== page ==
To explain what is De Peper, we have to look at our roots.
De Peper (usually called ‘the pepper’ since a sort of English is the main lingo here) originates from the Silo squat Kroeg (1990). The Silo and its cafe-bar were well-known for its creativity and ingenuity, but nonetheless the city chose to
upgrade destroy this lively part of Amsterdam. After the Silo squat was evicted (1998), part of the community running the kitchen decided to keep the project going; 25 years later, we are still cooking yummy vegan food and hosting events.
Since its origin, the project has always been a creative people’s kitchen run on a volunteer-basis by and for the activist/creative community and operating from squatted locations. People that have no kitchen of their own (such as in new squats), people that normally cannot afford to eat in restaurants (among which many artists, activists, and migrants), and people that have trouble meeting their dietary needs or desires elsewhere in the city (organic, vegan, halal/ kosher, sugar-free/ gluten-free ), could find refuge in De Peper and eat a politically correct super-healthy and tasty dish for just small pocket money. Moreover, they would meet the more interesting people in town and get surprised with all kinds of planned and unplanned creative performances and socio-political stimulations.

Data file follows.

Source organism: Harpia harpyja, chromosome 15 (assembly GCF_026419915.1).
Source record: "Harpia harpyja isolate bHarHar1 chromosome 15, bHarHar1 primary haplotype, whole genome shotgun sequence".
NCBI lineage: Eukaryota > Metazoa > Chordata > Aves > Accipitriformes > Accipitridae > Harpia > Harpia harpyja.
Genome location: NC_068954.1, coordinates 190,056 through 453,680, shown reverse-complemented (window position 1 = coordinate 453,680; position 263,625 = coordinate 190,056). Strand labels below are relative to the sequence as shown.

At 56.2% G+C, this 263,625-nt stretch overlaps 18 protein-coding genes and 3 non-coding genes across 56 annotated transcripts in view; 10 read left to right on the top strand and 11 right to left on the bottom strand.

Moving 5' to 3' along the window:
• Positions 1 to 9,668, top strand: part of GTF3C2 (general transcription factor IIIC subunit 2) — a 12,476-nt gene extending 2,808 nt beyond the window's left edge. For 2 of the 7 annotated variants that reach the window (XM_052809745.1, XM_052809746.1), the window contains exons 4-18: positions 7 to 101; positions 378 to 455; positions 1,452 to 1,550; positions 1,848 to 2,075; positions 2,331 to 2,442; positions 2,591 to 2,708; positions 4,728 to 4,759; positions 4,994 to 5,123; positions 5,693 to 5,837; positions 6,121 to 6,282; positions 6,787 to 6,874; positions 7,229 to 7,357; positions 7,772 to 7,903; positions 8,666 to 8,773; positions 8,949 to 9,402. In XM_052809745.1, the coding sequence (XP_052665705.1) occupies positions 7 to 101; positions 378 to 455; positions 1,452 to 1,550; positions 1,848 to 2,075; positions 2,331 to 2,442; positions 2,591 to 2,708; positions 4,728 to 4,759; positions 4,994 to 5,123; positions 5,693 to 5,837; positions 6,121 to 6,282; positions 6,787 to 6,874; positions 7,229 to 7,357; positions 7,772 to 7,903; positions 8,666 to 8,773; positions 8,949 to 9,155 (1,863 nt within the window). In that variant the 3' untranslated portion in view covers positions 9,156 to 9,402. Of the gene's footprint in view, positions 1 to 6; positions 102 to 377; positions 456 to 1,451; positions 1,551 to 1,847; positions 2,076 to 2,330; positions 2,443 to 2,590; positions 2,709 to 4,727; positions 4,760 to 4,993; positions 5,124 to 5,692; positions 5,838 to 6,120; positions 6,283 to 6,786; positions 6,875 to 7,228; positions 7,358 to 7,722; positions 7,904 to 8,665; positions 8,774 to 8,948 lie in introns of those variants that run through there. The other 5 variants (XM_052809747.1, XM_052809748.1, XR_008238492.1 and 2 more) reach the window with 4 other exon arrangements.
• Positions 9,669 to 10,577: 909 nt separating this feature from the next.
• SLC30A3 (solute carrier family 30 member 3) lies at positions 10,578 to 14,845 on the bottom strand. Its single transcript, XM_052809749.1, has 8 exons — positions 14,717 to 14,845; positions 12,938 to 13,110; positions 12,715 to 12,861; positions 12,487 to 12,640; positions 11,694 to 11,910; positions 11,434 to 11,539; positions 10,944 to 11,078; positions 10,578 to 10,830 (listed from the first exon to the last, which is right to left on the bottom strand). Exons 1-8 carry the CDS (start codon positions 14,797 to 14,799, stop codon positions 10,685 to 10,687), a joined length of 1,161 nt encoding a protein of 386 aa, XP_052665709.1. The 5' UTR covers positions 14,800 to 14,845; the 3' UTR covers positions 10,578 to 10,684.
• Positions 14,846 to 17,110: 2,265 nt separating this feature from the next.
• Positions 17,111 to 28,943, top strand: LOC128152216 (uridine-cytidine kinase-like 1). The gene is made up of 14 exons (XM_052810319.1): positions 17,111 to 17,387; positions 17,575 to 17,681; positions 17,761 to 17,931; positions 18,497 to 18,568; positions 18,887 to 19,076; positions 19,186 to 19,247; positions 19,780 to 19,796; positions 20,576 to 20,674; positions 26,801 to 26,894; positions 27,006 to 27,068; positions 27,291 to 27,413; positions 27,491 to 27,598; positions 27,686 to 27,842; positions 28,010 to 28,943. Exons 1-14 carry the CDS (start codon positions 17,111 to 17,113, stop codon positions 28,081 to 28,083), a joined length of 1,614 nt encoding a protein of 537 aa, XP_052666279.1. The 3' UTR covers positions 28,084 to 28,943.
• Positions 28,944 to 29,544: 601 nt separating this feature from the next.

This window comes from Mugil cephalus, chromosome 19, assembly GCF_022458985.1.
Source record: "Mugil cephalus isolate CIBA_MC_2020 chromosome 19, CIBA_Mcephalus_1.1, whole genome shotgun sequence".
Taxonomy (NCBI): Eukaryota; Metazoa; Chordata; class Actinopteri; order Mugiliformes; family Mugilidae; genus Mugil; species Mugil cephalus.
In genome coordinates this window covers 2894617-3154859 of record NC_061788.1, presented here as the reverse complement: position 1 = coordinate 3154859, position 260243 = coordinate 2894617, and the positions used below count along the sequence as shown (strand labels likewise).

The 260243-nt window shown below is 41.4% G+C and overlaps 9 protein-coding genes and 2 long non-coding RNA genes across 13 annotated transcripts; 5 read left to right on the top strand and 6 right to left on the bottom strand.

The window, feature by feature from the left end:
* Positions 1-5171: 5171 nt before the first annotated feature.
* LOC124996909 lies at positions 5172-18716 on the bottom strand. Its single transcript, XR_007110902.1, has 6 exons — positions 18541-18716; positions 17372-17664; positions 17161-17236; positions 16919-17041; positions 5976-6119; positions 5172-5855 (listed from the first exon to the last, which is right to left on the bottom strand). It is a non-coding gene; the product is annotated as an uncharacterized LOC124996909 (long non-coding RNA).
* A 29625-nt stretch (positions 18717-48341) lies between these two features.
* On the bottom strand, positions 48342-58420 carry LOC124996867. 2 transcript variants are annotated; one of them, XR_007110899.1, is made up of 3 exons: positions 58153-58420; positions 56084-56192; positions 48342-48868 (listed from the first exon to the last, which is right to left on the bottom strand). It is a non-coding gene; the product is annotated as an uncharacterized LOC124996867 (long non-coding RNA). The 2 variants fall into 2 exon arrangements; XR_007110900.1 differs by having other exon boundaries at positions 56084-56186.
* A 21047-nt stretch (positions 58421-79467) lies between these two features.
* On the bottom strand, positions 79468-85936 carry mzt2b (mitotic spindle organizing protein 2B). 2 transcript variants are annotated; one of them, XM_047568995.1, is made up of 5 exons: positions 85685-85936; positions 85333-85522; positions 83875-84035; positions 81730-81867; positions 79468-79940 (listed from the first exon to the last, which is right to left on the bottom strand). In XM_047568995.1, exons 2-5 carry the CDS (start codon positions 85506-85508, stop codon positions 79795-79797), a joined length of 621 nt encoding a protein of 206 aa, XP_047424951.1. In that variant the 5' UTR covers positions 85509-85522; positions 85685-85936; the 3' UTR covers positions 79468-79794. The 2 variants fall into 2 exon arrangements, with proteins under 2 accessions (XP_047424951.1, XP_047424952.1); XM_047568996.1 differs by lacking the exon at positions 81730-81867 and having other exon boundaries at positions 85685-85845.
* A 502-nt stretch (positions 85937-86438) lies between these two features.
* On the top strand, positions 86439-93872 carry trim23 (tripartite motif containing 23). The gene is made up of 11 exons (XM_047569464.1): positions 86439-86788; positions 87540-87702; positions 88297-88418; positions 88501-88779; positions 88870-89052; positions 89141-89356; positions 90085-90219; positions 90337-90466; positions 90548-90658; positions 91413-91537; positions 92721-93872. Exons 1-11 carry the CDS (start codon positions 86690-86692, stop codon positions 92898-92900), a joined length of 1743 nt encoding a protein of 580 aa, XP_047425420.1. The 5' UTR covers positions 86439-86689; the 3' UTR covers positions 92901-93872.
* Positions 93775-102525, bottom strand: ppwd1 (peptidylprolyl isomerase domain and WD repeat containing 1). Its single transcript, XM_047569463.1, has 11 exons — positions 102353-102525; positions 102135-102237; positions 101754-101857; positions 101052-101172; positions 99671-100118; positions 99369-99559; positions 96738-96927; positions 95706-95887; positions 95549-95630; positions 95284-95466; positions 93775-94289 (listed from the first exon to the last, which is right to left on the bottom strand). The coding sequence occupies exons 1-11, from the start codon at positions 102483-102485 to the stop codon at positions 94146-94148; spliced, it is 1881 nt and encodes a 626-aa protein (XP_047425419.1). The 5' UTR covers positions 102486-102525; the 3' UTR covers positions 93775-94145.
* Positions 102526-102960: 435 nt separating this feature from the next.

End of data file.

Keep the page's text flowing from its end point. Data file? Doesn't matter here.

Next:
Today, De Peper operates as a member of the EHBK association, running the OT301 (called film academy in old squat lingo) collectively with other groups and individuals. We are now again part of a larger cultural space, just as in the Silo squat. This provides us with a constant and lively stream of visitors, building members and travelling artists to interact with. This collaboration in EHBK also results in De Peper being ‘on the grid’. We are no longer forced to travel from squat to squat and from eviction to eviction, but we do have to pay rent and fit a tight legal framework (e.g. play by the rules) because we are being monitored by the city.
The Peper volunteer collective, whose members have varied over time, managed to keep the creative and political aspirations of its historic past alive as a priority despite its constant changing legal, financial and geographical position.
De Peper still stands for:
- 100% organic, 100% vegan, 0% profit
- healthy and creative food for low costs
- flexibility to meet the needs of a varied and participating public
- inflexibility to violence and discrimination of all sorts
- inspiring and connecting the subcultural creative class
- openness to take aboard or support new people and initiatives